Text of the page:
Indian Muslim community ensures foreign student gets proper funeral Roommates, strangers attend mosque service for 22-year-old cyclist killed by snowplow
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Javed Musharraf was warned to be careful riding his bicycle in the winter, but the international student from India had two jobs and few other options.
The 22-year-old, who came to Winnipeg from the city of Hyderabad about two years ago, was struck and killed by a city-contracted front-end loader plowing snow in St. Boniface last Thursday while riding home to Balmoral Street and Cumberland Avenue on an electrically assisted bike.
“He had to drive a bike to get to work,” said one of his three roommates, Mohsin Ahmed, 32.
Ahmed said Musharraf told him riding the bus to work was difficult, and the devoutly Muslim young man did not have a Manitoba driver’s licence. Still, he got to his jobs at Canadian Tire and FedEx, where he worked shifts early in the day and late into the night.
“He was a very good person…. He was very hardworking, and very truthful,” said Ahmed.
“We’re going through a tough time… he was like my younger brother… I personally feel very sad. It’s not acceptable (what happened.) He’s only 22.”
Musharraf moved to Winnipeg to study automotive technology at Red River College Polytechnic, and had a bright future in his chosen field, having built the electric bike he was riding that night himself.
Two off-duty Winnipeg police officers came upon the collision at about 10:20 p.m. last Thursday near Mission and Plinguet streets. They gave Musharraf, who was badly injured, first aid while two Winnipeg Transit employees stopped to re-route traffic.
Musharraf was pronounced dead shortly after emergency personnel arrived. The driver of the front-end loader stayed at the scene, police said.
Musharraf’s roommates did not know, at first, why he hadn’t come home.
“We didn’t hear (from him) for two days. He had passed a course, so we thought he might be celebrating with his friends,” said Shakir Shaikh, 22.
“Normally he would go to work early and come back late at night, and we were so busy…. On the second day, we called him.”
Ahmed, who lived with Musharraf for about seven months, said he did not have many friends in Winnipeg, “because most of the time he worked hard and didn’t talk a lot.”
But the young man had no issues with anyone, he said. The victim had no family in Winnipeg, and just an uncle and cousins in Calgary, while the rest of his loved ones are in India.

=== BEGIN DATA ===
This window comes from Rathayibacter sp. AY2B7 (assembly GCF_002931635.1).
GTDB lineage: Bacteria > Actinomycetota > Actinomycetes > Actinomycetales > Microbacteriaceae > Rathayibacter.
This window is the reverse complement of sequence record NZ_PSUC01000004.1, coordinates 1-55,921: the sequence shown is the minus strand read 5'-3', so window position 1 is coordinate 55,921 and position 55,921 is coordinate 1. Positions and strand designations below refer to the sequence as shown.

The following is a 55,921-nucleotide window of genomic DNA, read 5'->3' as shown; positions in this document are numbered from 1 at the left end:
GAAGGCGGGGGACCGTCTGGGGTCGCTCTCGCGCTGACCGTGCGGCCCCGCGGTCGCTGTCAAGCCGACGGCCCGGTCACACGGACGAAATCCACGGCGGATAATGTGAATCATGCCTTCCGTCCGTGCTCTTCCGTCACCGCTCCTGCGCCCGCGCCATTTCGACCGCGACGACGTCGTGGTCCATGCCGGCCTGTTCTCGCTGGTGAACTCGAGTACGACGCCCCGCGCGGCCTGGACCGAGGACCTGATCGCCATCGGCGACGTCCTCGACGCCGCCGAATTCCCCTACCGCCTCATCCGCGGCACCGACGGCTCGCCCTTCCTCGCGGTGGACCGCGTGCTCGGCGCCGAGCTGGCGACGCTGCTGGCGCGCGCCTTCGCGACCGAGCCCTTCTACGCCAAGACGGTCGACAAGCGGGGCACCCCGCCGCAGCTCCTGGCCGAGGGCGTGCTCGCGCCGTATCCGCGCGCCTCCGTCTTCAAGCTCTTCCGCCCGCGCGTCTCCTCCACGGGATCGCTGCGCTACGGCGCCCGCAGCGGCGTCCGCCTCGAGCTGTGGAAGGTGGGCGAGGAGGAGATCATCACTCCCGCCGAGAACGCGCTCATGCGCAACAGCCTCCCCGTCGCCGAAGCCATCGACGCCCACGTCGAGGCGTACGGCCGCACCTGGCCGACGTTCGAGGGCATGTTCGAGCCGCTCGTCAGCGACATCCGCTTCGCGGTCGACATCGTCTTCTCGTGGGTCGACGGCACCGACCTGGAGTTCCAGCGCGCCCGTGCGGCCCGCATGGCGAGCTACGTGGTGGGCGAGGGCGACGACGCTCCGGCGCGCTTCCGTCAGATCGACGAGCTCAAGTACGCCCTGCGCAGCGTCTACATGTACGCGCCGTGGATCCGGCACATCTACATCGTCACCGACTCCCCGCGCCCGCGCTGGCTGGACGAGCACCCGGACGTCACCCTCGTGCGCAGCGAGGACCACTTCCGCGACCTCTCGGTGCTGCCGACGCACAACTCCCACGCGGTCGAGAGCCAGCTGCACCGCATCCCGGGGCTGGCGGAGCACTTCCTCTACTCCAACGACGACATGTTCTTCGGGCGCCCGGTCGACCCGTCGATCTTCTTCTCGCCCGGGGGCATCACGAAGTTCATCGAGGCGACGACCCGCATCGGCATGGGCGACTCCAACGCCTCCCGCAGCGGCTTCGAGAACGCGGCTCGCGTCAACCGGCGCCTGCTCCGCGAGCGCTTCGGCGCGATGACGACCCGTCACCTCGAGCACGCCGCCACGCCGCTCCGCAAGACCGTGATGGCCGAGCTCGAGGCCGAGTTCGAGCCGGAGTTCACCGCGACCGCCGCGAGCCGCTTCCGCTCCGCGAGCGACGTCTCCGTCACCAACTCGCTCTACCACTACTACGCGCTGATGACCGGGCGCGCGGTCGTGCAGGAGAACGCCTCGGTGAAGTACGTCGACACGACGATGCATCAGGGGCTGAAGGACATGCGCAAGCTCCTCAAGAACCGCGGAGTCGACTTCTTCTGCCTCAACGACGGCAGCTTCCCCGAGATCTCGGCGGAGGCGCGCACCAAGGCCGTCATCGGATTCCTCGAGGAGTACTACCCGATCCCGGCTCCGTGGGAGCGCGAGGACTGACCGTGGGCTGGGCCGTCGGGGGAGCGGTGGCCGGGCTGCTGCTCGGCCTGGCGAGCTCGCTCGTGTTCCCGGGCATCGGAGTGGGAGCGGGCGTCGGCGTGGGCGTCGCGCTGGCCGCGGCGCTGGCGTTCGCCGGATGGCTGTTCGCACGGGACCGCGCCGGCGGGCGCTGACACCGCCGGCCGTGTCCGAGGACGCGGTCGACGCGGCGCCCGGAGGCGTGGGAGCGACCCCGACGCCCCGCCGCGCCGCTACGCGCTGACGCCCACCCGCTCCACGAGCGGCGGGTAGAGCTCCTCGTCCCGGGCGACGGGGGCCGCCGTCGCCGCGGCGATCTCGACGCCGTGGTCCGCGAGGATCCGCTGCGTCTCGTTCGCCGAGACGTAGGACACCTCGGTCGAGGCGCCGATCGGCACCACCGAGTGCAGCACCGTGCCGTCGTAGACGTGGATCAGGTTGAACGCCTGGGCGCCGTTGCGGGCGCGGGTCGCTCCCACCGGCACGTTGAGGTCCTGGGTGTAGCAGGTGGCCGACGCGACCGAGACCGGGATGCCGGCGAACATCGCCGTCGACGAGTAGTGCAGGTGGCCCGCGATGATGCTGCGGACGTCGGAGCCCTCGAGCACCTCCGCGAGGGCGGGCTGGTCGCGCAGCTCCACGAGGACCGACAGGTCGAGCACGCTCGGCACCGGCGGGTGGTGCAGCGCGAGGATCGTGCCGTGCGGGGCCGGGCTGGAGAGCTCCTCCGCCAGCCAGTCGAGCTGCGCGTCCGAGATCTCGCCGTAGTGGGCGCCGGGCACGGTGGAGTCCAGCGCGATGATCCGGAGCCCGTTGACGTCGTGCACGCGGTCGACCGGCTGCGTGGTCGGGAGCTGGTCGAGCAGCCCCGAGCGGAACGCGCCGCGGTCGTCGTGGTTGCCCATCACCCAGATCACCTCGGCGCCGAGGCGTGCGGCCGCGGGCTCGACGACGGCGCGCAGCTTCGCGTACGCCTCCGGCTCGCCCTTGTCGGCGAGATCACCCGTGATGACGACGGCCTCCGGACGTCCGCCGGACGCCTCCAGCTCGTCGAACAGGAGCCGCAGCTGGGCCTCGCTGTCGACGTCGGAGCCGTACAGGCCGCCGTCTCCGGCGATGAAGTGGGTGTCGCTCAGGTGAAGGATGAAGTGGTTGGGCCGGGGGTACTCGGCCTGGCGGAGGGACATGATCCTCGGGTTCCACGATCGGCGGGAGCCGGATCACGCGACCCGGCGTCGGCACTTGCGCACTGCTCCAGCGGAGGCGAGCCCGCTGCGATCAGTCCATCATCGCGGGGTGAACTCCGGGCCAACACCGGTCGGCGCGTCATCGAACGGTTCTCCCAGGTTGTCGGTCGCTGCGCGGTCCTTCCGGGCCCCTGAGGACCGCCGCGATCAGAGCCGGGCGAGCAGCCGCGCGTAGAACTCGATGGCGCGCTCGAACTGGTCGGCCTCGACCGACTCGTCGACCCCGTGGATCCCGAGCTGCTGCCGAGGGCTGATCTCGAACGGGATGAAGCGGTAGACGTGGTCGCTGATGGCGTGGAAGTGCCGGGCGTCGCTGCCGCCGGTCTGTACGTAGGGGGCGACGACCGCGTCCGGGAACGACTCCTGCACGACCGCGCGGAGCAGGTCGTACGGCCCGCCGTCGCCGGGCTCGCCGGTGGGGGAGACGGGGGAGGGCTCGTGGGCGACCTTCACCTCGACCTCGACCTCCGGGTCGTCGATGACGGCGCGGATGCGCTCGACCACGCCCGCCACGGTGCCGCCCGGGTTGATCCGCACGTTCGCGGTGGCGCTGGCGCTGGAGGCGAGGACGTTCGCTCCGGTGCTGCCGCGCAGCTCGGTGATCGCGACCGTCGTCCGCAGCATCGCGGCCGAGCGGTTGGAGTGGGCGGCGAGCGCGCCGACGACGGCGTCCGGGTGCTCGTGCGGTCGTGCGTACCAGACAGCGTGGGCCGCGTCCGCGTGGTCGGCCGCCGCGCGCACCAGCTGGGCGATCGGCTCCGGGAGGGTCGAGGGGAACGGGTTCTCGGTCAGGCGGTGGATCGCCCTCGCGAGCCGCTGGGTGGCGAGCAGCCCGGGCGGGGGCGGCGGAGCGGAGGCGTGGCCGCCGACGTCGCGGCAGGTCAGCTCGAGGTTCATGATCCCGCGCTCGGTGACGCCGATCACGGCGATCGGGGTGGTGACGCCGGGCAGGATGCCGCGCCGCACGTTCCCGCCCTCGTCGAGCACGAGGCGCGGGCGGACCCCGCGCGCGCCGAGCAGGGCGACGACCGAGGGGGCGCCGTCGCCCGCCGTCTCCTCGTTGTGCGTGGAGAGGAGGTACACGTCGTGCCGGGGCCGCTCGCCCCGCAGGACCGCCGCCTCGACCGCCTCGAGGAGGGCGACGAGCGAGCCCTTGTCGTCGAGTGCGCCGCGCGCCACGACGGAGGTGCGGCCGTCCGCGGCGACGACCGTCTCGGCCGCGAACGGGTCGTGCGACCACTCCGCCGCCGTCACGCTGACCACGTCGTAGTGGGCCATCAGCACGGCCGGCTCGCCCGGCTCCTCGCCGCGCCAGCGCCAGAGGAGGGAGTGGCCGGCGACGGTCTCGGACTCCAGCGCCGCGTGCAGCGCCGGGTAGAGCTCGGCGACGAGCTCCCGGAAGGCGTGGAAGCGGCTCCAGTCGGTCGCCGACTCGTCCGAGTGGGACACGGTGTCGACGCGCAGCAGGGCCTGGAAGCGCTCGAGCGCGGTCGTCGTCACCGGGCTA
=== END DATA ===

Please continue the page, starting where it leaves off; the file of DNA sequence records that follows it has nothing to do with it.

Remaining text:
The Community of Indian Muslims in Manitoba sprung into action after learning of the man’s death, said Irfanulla Rahamathulla, the organization’s vice-president.
“We contacted the police and contacted the uncle (in Calgary), and we tried to arrange the funeral,” said Rahamathulla.
“They were supposed to come, his family members, but flights got cancelled one after the other from Calgary, due to the snowstorm in Vancouver.”
Rahamathulla said the community had arranged accommodations, food and transportation for the seven family members who planned to travel here to attend Musharraf’s funeral Wednesday, but because of the cancelled flights and unsafe winter driving conditions from Alberta, only Musharraf’s roommates and some members of the wider Winnipeg Muslim community were able to be at the service.
Most of the mourners at the Winnipeg Grand Mosque on Waverley Street Wednesday afternoon did not know the young man whose funeral they were attending.
“As a brother in Islam, we feel connected with everyone, to show compassion,” said Rahamathulla.
Community members such as Atif Ijaz, 53, did not know the young student.
“It’s very unfortunate, especially for the family, who are so far away and they cannot reach his funeral — it’s really heartbreaking,” said Ijaz, who is originally from Pakistan.
“He was a student, and like so many other students, he was here to get educated, to get into the Canadian education system, and then enter professional life… It’s very unfortunate.”
Bashshar Habibullah, 32, did not know Musharraf, either.
“We have very few members of the Indian Muslim community — like 150 (people),” he said. “We are trying to help as much as we can… the worst part is none of his family can see him.”
In the mosque, Imam Yacine Mamadou led about 100 people in prayer over Musharraf’s simple wooden casket, telling the mourners to take life seriously and to do good deeds.
As the mourners wheeled Musharraf’s casket from the mosque to a waiting hearse that would take him to a Transcona cemetery, community members video-called his family so they could witness the procession.
Winnipeg Police Service spokeswoman Const. Dani McKinnon said Wednesday the investigation into the collision is ongoing. No criminal or Highway Traffic Act charges have been laid.
“We have confirmed that an independent contractor for the (city) owns the front-end loader,” McKinnon said.
Public works department spokeswoman Julie Dooley would not comment specifically on the incident, directing questions to police, but said in general, the city investigates all incidents on job sites, working closely with both police and provincial Workplace Safety and Health officials.
“In terms of training, both city employees and hired equipment operators are required to undergo training that covers safety, policies and service standards and other topics,” she said.
“City of Winnipeg operators receive extensive and ongoing safety training. Hired hourly operators are contractually obligated to provide workers who are trained and qualified for their respective equipment.”
Erik Pindera reports for the city desk, with a particular focus on crime and justice.
Updated on Wednesday, December 21, 2022 10:42 PM CST: Corrects name of roommate in cutline